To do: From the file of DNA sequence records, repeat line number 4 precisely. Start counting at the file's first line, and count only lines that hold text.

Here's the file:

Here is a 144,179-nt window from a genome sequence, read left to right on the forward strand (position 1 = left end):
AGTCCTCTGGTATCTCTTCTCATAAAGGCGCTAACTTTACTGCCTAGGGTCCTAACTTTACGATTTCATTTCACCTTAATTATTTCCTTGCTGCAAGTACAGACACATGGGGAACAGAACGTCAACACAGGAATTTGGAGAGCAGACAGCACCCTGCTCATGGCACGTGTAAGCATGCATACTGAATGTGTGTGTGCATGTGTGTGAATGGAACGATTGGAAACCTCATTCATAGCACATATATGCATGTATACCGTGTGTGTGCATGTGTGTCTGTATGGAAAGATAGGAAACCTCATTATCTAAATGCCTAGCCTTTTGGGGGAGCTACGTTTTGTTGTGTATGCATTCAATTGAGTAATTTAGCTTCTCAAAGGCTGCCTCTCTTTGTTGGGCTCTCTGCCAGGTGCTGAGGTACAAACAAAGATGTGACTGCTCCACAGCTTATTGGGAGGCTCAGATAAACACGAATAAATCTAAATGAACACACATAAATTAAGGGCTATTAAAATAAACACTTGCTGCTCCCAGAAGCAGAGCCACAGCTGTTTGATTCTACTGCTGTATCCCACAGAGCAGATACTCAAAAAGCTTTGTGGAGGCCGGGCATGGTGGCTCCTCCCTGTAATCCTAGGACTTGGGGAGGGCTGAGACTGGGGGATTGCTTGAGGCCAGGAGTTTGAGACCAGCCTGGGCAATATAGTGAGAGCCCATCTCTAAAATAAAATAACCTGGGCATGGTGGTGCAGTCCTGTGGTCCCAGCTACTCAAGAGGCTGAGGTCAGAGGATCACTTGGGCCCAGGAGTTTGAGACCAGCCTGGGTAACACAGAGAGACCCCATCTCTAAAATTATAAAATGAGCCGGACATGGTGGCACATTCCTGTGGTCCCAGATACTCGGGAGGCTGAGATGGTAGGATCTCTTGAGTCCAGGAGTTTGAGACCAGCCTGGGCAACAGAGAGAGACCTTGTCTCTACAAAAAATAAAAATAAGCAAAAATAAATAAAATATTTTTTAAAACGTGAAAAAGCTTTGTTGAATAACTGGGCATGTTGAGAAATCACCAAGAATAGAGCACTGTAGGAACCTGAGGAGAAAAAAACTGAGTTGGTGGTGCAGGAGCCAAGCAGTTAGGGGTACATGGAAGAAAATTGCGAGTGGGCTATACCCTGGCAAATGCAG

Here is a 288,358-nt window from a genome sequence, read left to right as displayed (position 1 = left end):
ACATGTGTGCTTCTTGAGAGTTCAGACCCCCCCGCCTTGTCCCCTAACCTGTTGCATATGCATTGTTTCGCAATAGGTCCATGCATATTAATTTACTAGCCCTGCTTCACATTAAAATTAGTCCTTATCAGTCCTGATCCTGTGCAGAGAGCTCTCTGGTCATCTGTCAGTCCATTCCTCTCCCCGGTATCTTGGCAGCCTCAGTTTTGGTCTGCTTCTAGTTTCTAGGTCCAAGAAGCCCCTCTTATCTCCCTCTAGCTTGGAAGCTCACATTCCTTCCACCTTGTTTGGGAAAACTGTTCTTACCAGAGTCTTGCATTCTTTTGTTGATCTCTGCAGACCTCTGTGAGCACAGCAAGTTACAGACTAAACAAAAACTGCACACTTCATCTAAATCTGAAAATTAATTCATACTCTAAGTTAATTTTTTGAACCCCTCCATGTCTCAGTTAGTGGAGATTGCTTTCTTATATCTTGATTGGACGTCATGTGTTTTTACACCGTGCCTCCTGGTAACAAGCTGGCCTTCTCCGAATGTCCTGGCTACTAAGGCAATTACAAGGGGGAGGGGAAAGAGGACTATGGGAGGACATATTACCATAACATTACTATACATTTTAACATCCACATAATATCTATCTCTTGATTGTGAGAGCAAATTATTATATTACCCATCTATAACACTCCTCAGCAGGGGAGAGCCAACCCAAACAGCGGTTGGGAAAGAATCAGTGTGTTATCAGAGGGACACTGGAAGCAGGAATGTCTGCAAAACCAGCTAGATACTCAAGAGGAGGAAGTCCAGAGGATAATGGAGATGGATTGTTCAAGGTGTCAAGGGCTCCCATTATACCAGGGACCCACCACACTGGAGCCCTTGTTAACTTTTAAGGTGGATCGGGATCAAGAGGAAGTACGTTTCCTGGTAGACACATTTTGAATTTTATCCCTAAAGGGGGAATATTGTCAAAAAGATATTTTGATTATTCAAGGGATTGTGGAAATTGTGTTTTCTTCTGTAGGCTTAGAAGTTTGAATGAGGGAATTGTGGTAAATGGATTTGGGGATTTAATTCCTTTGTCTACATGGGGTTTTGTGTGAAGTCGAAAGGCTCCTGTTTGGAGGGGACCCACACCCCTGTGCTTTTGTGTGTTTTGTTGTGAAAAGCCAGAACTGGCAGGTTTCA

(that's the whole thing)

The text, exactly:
ACATGTGTGCTTCTTGAGAGTTCAGACCCCCCCGCCTTGTCCCCTAACCTGTTGCATATGCATTGTTTCGCAATAGGTCCATGCATATTAATTTACTAGCCCTGCTTCACATTAAAATTAGTCCTTATCAGTCCTGATCCTGTGCAGAGAGCTCTCTGGTCATCTGTCAGTCCATTCCTCTCCCCGGTATCTTGGCAGCCTCAGTTTTGGTCTGCTTCTAGTTTCTAGGTCCAAGAAGCCCCTCTTATCTCCCTCTAGCTTGGAAGCTCACATTCCTTCCACCTTGTTTGGGAAAACTGTTCTTACCAGAGTCTTGCATTCTTTTGTTGATCTCTGCAGACCTCTGTGAGCACAGCAAGTTACAGACTAAACAAAAACTGCACACTTCATCTAAATCTGAAAATTAATTCATACTCTAAGTTAATTTTTTGAACCCCTCCATGTCTCAGTTAGTGGAGATTGCTTTCTTATATCTTGATTGGACGTCATGTGTTTTTACACCGTGCCTCCTGGTAACAAGCTGGCCTTCTCCGAATGTCCTGGCTACTAAGGCAATTACAAGGGGGAGGGGAAAGAGGACTATGGGAGGACATATTACCATAACATTACTATACATTTTAACATCCACATAATATCTATCTCTTGATTGTGAGAGCAAATTATTATATTACCCATCTATAACACTCCTCAGCAGGGGAGAGCCAACCCAAACAGCGGTTGGGAAAGAATCAGTGTGTTATCAGAGGGACACTGGAAGCAGGAATGTCTGCAAAACCAGCTAGATACTCAAGAGGAGGAAGTCCAGAGGATAATGGAGATGGATTGTTCAAGGTGTCAAGGGCTCCCATTATACCAGGGACCCACCACACTGGAGCCCTTGTTAACTTTTAAGGTGGATCGGGATCAAGAGGAAGTACGTTTCCTGGTAGACACATTTTGAATTTTATCCCTAAAGGGGGAATATTGTCAAAAAGATATTTTGATTATTCAAGGGATTGTGGAAATTGTGTTTTCTTCTGTAGGCTTAGAAGTTTGAATGAGGGAATTGTGGTAAATGGATTTGGGGATTTAATTCCTTTGTCTACATGGGGTTTTGTGTGAAGTCGAAAGGCTCCTGTTTGGAGGGGACCCACACCCCTGTGCTTTTGTGTGTTTTGTTGTGAAAAGCCAGAACTGGCAGGTTTCA